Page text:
13. The gene therapy revolution in ophthalmology.

    Science.gov (United States)

    Al-Saikhan, Fahad I

    2013-04-01

    The advances in gene therapy hold significant promise for the treatment of ophthalmic conditions. Several studies using animal models have been published. Animal models on retinitis pigmentosa, Leber's Congenital Amaurosis (LCA), and Stargardt disease have involved the use of adeno-associated virus (AAV) to deliver functional genes into mice and canines. Mice models have been used to show that a mutation in cGMP phosphodiesterase that results in retinitis pigmentosa can be corrected using rAAV vectors. Additionally, rAAV vectors have been successfully used to deliver ribozyme into mice with a subsequent improvement in autosomal dominant retinitis pigmentosa. By using dog models, researchers have made progress in studying X-linked retinitis pigmentosa which results from a RPGR gene mutation. Mouse and canine models have also been used in the study of LCA. The widely studied form of LCA is LCA2, resulting from a mutation in the gene RPE65. Mice and canines that were injected with normal copies of RPE65 gene showed signs such as improved retinal pigment epithelium transduction, visual acuity, and functional recovery. Studies on Stargardt disease have shown that mutations in the ABCA4 gene can be corrected with AAV vectors, or nanoparticles. Gene therapy for the treatment of red-green color blindness was successful in squirrel monkeys. Plans are at an advanced stage to begin clinical trials. Researchers have also proved that CD59 can be used with AMD. Gene therapy is also able to treat primary open angle glaucoma (POAG) in animal models, and studies show it is economically viable.

  14. Olaparib Approved for Breast Cancers with BRCA Gene Mutations

    Science.gov (United States)

    The Food and Drug Administration has approved olaparib (Lynparza®) to treat metastatic breast cancers that have inherited mutations in the BRCA1 or BRCA2 genes as well as a companion diagnostic test for selecting candidates for the therapy.

  15. DDEC: Dragon database of genes implicated in esophageal cancer

    KAUST Repository

    Essack, Magbubah

    2009-07-06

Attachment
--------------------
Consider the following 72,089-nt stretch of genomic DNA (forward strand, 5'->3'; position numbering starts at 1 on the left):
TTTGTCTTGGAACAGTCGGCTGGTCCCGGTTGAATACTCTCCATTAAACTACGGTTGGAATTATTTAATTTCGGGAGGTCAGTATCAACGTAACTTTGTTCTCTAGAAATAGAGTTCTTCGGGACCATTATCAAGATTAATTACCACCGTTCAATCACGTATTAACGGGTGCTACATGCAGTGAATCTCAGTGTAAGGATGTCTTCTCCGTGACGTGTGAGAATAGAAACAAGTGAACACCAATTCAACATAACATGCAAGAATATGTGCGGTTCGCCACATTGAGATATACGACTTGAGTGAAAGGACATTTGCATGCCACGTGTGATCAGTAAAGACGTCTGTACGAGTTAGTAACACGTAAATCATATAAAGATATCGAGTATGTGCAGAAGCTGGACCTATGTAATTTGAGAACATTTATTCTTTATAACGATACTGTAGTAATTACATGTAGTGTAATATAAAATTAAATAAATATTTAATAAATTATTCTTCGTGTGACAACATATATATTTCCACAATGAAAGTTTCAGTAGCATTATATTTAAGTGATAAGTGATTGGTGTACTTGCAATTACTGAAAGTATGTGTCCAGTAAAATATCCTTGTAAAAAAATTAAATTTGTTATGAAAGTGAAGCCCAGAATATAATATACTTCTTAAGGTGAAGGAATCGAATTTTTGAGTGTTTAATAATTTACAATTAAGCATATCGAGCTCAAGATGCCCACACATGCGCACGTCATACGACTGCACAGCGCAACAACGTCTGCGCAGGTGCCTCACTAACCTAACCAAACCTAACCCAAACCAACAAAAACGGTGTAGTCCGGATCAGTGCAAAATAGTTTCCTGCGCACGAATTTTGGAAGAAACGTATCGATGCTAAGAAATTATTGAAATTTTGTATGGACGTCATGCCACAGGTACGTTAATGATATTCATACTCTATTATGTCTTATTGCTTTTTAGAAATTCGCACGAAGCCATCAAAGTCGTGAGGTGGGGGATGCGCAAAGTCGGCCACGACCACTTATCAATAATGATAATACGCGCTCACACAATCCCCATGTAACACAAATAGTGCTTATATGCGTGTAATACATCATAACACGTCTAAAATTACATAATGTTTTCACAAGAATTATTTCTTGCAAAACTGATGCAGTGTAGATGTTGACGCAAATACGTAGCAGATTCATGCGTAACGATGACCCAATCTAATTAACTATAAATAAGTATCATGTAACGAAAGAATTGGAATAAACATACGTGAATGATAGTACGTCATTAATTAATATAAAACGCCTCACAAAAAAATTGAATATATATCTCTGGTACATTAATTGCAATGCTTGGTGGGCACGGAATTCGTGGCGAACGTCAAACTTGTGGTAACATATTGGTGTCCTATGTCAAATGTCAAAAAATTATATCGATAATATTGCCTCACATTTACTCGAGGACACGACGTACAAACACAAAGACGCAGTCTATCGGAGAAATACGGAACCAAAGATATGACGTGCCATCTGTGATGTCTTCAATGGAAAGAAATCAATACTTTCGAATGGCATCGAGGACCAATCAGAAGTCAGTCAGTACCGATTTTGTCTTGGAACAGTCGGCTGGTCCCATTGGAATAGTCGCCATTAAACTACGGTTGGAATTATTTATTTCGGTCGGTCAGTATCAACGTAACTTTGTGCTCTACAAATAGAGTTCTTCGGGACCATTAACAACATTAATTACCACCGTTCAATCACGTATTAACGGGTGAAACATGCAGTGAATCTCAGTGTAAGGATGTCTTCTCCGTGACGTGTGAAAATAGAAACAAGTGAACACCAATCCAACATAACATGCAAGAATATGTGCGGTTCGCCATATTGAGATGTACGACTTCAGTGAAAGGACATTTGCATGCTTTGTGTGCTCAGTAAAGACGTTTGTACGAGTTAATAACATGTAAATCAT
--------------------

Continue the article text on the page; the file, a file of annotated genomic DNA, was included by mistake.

Background: Esophageal cancer ranks eighth in order of cancer occurrence. Its lethality primarily stems from inability to detect the disease during the early organ-confined stage and the lack of effective therapies for advanced-stage disease. Moreover, the understanding of molecular processes involved in esophageal cancer is not complete, hampering the development of efficient diagnostics and therapy. Efforts made by the scientific community to improve the survival rate of esophageal cancer have resulted in a wealth of scattered information that is difficult to find and not easily amendable to data-mining. To reduce this gap and to complement available cancer related bioinformatic resources, we have developed a comprehensive database (Dragon Database of Genes Implicated in Esophageal Cancer) with esophageal cancer related information, as an integrated knowledge database aimed at representing a gateway to esophageal cancer related data. Description: Manually curated 529 genes differentially expressed in EC are contained in the database. We extracted and analyzed the promoter regions of these genes and complemented gene-related information with transcription factors that potentially control them. We further, precompiled text-mined and data-mined reports about each of these genes to allow for easy exploration of information about associations of EC-implicated genes with other human genes and proteins, metabolites and enzymes, toxins, chemicals with pharmacological effects, disease concepts and human anatomy. The resulting database, DDEC, has a useful feature to display potential associations that are rarely reported and thus difficult to identify. Moreover, DDEC enables inspection of potentially new \\'association hypotheses\\' generated based on the precompiled reports. Conclusion: We hope that this resource will serve as a useful complement to the existing public resources and as a good starting point for researchers and physicians interested in EC genetics. DDEC is